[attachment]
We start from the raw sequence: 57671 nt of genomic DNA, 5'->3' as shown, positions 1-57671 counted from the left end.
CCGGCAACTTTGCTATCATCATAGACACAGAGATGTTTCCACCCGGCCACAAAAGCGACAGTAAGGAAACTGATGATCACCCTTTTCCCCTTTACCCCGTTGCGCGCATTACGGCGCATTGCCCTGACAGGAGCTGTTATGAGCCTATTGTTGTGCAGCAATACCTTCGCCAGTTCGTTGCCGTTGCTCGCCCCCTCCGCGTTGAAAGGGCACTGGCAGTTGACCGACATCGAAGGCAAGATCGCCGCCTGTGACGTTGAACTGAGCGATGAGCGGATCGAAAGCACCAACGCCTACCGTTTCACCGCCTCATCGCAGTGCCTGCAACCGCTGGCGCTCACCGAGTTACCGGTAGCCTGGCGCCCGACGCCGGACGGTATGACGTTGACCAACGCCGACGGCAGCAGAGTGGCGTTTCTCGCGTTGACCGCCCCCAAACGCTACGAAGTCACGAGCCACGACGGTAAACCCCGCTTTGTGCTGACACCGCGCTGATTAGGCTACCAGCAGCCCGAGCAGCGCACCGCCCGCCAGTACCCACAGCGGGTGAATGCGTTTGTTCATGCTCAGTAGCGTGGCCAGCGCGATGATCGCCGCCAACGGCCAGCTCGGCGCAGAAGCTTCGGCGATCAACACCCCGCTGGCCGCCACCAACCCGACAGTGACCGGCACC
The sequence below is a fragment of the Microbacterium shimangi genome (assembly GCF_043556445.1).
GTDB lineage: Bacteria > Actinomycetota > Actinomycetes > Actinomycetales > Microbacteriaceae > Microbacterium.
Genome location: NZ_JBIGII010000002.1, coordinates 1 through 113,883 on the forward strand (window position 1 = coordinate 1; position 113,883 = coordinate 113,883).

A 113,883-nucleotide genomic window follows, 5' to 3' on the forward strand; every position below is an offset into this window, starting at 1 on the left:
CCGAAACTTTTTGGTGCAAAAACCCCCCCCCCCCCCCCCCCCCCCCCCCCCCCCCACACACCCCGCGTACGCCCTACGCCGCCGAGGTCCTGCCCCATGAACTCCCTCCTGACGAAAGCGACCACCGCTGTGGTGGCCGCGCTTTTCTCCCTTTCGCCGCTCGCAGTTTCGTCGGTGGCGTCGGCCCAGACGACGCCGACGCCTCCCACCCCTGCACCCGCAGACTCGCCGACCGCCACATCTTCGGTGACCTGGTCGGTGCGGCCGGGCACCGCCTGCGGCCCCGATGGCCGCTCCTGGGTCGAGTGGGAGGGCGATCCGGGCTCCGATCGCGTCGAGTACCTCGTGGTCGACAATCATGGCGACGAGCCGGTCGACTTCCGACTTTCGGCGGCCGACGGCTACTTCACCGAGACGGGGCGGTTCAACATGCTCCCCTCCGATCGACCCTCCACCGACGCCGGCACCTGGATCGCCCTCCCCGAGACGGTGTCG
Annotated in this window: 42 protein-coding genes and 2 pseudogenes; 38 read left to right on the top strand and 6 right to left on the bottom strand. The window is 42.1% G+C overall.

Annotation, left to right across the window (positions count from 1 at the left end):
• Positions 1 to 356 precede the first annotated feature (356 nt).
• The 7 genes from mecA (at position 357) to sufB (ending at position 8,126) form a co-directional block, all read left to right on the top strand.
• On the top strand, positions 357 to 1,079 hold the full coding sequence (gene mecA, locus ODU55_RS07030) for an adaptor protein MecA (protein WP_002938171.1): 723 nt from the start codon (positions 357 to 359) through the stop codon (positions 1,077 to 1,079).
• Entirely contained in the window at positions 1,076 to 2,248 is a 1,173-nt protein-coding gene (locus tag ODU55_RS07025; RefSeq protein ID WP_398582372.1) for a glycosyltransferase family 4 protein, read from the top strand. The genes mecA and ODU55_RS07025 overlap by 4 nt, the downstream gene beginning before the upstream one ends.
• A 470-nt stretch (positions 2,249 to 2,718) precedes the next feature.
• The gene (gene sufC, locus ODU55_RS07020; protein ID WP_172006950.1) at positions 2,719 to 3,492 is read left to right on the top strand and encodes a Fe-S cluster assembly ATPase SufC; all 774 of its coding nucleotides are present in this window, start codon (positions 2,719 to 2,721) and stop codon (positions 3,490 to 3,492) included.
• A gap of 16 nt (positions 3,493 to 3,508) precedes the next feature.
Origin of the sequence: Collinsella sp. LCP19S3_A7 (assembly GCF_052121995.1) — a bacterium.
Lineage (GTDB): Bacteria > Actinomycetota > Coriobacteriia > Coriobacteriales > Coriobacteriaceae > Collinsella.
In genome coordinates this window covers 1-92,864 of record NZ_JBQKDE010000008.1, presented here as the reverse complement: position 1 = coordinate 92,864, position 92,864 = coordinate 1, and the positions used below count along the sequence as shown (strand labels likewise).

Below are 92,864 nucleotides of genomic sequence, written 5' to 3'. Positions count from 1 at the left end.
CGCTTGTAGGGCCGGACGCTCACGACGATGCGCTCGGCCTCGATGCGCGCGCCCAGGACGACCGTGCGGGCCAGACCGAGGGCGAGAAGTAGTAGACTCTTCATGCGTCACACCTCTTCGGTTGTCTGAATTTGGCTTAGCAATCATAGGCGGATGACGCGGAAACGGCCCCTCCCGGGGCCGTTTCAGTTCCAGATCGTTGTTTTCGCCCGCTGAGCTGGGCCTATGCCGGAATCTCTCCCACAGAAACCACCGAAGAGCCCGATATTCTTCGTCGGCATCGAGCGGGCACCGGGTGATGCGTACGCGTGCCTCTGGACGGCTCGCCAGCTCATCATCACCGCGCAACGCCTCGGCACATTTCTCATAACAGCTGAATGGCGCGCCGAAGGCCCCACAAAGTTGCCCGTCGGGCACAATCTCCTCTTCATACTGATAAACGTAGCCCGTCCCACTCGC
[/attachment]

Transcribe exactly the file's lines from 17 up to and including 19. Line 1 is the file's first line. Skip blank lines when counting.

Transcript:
Origin of the sequence: Collinsella sp. LCP19S3_A7 (assembly GCF_052121995.1) — a bacterium.
Lineage (GTDB): Bacteria > Actinomycetota > Coriobacteriia > Coriobacteriales > Coriobacteriaceae > Collinsella.
In genome coordinates this window covers 1-92,864 of record NZ_JBQKDE010000008.1, presented here as the reverse complement: position 1 = coordinate 92,864, position 92,864 = coordinate 1, and the positions used below count along the sequence as shown (strand labels likewise).